But a recent antiquarian discovery has unexpectedly confirmed the fainter probabilities collected by the duller editors, and completely established the date of Malone and his fellows against the authority and argument of the later and better critics. We now know that MEASURE FOR MEASURE was acted at court on the 26th December, 1604. This fact (Mr. Collier informs us) is stated in Edmund Tylney's account of the expenses of the revels," from October, 1604, to the same date in 1605, preserved in the Audit Office. The original memorandum of the Master of the Revels runs thus :—“By his Ma'tis Plaiers. On St. Stevens night, in the Hall, a play called Mesur for Mesur.” In a column of the same entries, headed, “The poets which mayd the Plaies," the name of “Shaxberd" is written—a mode of misspelling the Poet's name, which occurs in several other instances. The Master of the Revels, when he made this careless entry in his record of courtly amusements, could bave liitle dreamed that he himself and the pleasures of his royal master would be remembered and recorded in after ages. and on other continents, only for their accidental connection with a minute circumstance in the biography of the dramatist, whose very name he did not condescend to take the pains to ascertain correctly.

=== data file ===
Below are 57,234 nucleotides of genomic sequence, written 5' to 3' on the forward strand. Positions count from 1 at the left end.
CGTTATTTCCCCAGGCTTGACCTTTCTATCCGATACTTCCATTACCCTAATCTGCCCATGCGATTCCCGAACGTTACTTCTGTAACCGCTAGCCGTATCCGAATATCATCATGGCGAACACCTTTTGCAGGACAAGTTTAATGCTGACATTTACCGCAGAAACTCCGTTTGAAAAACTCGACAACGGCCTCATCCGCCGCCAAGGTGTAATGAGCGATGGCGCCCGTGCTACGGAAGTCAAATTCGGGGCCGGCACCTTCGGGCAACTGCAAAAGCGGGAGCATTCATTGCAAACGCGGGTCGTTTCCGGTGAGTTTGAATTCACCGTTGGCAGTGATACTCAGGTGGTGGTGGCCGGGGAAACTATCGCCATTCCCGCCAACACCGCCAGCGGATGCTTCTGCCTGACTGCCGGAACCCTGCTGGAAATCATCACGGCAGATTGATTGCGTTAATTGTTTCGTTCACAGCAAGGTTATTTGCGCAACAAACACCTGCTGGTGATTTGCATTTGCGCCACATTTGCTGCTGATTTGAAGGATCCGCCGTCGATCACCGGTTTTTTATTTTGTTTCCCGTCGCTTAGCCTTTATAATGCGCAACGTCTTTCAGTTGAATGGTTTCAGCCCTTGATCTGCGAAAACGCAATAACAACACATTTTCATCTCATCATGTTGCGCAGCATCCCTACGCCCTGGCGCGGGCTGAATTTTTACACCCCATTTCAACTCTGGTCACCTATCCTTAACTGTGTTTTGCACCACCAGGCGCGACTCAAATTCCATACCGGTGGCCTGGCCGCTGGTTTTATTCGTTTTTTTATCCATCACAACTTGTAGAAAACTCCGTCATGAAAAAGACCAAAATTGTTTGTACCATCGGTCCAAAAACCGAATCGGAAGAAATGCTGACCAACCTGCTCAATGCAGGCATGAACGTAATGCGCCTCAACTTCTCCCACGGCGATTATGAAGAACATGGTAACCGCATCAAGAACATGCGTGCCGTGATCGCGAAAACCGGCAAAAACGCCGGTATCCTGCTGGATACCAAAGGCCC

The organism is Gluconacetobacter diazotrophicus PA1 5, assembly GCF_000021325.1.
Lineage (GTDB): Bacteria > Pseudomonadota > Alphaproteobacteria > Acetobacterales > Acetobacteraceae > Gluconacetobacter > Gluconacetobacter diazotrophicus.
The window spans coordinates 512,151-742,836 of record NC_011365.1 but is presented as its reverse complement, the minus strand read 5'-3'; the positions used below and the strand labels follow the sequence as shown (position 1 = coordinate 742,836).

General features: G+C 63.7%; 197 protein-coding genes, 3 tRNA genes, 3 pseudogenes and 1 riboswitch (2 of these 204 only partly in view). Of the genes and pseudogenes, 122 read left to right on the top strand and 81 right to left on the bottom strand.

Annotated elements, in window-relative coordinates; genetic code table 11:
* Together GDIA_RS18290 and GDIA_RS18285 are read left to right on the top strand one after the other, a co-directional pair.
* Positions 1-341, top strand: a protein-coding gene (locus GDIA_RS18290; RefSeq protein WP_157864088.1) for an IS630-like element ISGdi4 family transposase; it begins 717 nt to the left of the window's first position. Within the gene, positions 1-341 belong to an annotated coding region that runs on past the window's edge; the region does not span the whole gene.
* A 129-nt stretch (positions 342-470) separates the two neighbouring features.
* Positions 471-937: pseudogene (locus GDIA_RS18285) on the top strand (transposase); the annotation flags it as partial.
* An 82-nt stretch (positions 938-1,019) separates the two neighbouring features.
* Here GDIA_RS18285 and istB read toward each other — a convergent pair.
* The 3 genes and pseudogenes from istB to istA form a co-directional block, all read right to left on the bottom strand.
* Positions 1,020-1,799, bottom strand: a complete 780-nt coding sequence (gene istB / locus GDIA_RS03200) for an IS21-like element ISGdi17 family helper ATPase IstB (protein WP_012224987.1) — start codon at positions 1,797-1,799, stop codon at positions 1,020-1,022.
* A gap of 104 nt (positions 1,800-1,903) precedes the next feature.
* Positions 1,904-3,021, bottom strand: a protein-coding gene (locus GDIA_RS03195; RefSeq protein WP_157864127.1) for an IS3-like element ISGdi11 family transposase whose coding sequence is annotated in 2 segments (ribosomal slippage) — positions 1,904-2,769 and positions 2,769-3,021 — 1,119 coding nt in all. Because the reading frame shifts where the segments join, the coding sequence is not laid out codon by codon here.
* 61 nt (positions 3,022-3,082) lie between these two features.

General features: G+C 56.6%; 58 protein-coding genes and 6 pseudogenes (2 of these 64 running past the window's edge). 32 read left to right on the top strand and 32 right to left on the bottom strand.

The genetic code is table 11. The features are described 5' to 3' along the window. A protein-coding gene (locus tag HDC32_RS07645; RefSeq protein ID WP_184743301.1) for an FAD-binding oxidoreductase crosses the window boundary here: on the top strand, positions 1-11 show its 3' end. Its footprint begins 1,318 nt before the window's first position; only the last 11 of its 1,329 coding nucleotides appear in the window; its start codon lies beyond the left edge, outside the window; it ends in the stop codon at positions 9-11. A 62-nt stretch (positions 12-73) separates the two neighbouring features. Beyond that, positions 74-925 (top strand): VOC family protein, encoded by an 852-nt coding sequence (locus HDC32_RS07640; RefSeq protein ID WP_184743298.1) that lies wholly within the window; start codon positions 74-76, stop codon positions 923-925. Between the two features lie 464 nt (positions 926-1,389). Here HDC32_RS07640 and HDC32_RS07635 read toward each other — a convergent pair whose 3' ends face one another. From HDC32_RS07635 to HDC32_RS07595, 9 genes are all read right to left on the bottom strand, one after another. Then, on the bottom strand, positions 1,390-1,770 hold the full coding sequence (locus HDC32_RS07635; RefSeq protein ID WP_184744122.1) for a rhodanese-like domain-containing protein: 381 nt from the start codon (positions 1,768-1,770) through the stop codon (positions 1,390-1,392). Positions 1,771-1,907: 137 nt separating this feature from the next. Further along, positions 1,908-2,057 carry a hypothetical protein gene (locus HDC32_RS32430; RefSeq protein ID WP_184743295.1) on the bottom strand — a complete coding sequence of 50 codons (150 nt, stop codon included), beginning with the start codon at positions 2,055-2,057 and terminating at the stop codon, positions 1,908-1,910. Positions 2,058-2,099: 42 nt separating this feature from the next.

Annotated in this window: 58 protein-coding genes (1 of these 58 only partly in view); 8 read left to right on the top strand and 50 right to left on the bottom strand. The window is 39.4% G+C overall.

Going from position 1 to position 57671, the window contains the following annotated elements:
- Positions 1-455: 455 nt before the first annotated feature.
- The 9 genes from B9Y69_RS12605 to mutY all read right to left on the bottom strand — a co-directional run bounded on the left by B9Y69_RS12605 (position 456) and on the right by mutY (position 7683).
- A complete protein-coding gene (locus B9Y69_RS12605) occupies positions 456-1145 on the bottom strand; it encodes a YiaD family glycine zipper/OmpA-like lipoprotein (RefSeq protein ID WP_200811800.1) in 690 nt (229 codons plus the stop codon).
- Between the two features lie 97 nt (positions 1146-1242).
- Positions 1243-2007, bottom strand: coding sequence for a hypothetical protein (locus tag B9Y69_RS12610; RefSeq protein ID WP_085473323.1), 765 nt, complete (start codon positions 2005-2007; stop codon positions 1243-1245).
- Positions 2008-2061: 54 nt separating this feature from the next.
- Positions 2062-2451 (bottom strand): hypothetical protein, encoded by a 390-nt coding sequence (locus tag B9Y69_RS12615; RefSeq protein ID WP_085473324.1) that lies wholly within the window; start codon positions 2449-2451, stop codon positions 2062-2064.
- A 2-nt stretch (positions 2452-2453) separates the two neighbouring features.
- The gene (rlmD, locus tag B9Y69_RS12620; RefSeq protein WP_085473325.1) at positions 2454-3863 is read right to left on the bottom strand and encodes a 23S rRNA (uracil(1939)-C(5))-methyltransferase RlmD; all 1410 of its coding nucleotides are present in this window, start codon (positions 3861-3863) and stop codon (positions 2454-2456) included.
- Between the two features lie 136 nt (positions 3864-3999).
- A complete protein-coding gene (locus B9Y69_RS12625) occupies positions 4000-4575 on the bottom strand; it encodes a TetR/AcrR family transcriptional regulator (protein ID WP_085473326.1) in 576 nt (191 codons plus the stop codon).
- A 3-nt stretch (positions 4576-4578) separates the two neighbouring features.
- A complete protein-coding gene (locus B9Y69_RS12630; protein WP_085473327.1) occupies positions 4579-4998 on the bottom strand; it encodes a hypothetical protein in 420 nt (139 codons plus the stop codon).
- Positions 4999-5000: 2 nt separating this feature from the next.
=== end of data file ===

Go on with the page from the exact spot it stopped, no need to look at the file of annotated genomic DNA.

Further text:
This direct and positive evidence, combined with those slighter indications of date which had been before col lected—at least those of them which are not altogether trifling and fanciful, and supported by the comparison I have above suggested, of the internal indications of style and spirit with those of Shakespeare's other dramas which are known to have first appeared not long after the date of this representation at court-leave no room to doubt that MEASURE for MEASURE was written not very long from the time to which Mr. Collier has assigned it“either at the close of 1603, or in the beginning of 1604."